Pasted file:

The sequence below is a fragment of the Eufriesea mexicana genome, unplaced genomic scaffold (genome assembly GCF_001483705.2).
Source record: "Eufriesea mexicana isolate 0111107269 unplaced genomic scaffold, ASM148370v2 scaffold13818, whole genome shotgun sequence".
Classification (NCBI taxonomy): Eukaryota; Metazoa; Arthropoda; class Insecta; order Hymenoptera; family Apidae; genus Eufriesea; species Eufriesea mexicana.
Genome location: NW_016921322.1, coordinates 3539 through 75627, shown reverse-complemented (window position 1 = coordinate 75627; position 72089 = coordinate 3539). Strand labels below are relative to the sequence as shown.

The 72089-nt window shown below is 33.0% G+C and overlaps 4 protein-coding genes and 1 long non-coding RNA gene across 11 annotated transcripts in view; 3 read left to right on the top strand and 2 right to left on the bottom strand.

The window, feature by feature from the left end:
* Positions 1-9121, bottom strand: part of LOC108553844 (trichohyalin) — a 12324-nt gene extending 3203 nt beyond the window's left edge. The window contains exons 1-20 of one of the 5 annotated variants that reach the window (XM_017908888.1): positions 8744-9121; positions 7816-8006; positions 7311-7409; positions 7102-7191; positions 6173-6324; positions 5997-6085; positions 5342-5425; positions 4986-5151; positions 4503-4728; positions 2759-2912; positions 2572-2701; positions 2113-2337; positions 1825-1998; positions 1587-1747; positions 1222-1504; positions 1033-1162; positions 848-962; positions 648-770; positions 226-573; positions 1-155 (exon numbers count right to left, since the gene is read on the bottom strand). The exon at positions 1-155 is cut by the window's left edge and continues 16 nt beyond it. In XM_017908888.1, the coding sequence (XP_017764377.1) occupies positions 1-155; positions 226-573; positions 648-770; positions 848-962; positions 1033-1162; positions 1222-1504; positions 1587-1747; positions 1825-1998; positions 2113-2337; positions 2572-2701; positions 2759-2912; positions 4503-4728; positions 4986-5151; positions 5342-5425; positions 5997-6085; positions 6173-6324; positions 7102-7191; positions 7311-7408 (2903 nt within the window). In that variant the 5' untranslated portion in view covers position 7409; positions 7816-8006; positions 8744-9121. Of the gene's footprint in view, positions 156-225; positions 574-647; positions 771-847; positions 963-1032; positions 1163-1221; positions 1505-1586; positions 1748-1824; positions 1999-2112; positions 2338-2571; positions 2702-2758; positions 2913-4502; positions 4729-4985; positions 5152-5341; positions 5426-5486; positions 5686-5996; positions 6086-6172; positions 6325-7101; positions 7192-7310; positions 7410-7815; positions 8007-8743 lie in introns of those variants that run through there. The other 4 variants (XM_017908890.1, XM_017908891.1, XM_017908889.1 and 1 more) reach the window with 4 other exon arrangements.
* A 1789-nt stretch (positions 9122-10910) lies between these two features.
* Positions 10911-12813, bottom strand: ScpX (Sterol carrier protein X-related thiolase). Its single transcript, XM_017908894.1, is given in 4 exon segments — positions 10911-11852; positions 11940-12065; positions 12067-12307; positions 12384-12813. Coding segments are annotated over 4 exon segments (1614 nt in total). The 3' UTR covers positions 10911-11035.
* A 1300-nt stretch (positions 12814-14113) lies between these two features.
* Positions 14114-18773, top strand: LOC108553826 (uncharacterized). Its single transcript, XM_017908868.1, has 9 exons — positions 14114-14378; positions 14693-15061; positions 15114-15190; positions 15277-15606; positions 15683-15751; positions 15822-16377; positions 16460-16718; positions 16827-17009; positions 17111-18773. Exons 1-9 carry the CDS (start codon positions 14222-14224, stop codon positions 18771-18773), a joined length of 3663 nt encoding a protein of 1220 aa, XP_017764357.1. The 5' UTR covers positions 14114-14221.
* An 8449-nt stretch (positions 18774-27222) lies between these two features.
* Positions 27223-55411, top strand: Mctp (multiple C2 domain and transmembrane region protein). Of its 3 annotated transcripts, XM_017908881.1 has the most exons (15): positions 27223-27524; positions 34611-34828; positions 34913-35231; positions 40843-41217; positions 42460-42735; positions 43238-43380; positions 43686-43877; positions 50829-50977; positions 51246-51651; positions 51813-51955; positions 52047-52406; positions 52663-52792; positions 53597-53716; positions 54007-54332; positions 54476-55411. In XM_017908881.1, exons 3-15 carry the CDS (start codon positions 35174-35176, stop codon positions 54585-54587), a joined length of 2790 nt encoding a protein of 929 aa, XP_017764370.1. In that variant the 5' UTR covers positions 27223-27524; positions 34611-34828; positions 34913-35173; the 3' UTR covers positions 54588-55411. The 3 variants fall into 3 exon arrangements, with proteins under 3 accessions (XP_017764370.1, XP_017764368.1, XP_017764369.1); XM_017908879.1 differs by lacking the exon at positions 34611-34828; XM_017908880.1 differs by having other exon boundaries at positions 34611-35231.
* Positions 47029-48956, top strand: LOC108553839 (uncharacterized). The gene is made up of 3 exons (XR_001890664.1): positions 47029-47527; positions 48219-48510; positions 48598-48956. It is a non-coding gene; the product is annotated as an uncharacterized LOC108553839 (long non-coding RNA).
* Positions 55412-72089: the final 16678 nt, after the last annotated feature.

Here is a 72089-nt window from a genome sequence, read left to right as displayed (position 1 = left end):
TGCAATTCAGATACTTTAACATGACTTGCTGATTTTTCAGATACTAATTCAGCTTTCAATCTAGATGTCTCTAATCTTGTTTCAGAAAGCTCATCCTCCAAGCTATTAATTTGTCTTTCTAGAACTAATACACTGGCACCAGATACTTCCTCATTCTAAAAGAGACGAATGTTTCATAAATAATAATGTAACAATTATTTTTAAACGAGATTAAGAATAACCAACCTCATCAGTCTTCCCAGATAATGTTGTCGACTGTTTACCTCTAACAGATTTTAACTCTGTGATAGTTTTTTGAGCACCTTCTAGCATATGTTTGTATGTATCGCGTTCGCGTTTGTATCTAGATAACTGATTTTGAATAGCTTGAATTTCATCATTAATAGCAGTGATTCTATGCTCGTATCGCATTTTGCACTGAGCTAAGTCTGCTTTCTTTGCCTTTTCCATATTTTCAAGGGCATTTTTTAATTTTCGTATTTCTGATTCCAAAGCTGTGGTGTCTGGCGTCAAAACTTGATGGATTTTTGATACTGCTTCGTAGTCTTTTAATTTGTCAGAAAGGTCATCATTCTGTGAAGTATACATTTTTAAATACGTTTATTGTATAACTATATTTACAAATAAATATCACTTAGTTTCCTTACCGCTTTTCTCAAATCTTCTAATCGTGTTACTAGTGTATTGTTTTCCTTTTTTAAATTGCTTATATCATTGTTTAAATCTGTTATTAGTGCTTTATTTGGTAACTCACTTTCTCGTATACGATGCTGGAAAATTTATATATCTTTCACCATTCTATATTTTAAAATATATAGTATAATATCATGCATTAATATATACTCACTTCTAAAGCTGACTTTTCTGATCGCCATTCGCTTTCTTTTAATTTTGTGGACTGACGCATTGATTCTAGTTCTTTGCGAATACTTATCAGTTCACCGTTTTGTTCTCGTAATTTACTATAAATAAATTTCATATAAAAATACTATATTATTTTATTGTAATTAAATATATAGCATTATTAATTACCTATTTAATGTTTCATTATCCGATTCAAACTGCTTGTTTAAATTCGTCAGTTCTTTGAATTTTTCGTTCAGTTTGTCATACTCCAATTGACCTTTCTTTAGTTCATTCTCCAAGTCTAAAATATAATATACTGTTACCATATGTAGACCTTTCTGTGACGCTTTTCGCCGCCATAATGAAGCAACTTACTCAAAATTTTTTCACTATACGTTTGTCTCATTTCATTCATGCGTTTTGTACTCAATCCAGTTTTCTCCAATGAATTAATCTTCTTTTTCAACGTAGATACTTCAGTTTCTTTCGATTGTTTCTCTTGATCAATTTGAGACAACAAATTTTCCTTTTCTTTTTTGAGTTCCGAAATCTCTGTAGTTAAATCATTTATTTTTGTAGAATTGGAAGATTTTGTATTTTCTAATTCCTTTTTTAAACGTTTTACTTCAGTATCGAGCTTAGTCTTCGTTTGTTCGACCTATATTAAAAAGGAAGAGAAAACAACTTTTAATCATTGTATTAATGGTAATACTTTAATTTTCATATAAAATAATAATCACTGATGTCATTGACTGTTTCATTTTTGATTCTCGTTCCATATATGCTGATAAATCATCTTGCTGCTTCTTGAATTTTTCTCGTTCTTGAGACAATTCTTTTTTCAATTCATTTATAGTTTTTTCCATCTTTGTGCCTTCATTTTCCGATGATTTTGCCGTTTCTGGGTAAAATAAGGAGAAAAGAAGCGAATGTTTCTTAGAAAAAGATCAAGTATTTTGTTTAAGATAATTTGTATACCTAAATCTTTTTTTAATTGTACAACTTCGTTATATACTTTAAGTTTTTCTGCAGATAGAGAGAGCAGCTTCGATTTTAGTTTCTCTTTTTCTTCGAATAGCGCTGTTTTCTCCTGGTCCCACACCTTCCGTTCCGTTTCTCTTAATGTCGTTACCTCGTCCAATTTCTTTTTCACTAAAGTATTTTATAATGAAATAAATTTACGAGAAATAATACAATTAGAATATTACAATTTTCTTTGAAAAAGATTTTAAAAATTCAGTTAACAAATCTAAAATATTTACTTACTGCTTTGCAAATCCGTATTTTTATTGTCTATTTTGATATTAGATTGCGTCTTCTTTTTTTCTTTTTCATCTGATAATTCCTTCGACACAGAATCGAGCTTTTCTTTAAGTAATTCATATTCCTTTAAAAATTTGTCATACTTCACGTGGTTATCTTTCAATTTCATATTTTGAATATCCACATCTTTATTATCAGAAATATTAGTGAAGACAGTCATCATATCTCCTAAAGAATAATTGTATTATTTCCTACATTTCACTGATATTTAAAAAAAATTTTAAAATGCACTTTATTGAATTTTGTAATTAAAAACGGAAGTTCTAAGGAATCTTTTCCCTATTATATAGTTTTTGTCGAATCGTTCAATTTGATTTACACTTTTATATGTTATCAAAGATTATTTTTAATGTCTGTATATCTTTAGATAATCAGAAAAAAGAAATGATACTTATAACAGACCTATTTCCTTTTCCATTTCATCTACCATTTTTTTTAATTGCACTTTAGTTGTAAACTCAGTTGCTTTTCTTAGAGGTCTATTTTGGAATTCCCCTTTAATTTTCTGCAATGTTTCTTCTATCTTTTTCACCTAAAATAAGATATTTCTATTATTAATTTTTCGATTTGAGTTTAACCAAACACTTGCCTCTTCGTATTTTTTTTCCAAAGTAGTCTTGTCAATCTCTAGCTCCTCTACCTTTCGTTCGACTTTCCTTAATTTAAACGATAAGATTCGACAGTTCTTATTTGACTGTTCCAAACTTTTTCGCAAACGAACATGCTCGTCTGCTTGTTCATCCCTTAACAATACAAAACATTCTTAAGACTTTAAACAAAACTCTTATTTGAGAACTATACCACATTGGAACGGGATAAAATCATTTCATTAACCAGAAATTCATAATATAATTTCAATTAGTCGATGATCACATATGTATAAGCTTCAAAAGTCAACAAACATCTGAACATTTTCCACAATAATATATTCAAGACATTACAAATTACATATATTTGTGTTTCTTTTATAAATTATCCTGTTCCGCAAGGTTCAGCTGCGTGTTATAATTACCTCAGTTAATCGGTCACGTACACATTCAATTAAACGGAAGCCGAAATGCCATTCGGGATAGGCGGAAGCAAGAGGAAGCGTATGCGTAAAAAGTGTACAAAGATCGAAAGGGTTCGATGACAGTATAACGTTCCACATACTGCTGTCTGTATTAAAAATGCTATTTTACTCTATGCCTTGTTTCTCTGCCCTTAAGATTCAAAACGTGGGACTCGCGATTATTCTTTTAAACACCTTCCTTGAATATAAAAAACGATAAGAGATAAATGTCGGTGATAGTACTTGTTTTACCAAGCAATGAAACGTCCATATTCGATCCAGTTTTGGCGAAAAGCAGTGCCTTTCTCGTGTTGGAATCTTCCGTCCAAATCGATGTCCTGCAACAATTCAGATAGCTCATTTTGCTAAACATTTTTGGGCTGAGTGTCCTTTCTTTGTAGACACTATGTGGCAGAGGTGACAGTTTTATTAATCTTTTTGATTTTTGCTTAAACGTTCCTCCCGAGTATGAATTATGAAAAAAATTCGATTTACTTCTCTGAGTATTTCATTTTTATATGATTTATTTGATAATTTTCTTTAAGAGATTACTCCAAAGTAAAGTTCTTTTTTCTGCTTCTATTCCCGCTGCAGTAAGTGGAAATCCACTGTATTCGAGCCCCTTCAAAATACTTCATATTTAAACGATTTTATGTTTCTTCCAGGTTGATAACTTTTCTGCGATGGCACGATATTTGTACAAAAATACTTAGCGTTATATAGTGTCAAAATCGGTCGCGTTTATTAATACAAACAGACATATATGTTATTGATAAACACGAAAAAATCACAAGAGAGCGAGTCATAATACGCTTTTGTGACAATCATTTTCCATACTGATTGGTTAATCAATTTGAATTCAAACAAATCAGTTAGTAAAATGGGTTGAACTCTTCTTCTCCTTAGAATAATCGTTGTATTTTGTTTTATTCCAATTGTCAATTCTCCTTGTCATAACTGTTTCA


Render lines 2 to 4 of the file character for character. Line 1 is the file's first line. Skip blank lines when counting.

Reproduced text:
Source record: "Eufriesea mexicana isolate 0111107269 unplaced genomic scaffold, ASM148370v2 scaffold13818, whole genome shotgun sequence".
Classification (NCBI taxonomy): Eukaryota; Metazoa; Arthropoda; class Insecta; order Hymenoptera; family Apidae; genus Eufriesea; species Eufriesea mexicana.
Genome location: NW_016921322.1, coordinates 3539 through 75627, shown reverse-complemented (window position 1 = coordinate 75627; position 72089 = coordinate 3539). Strand labels below are relative to the sequence as shown.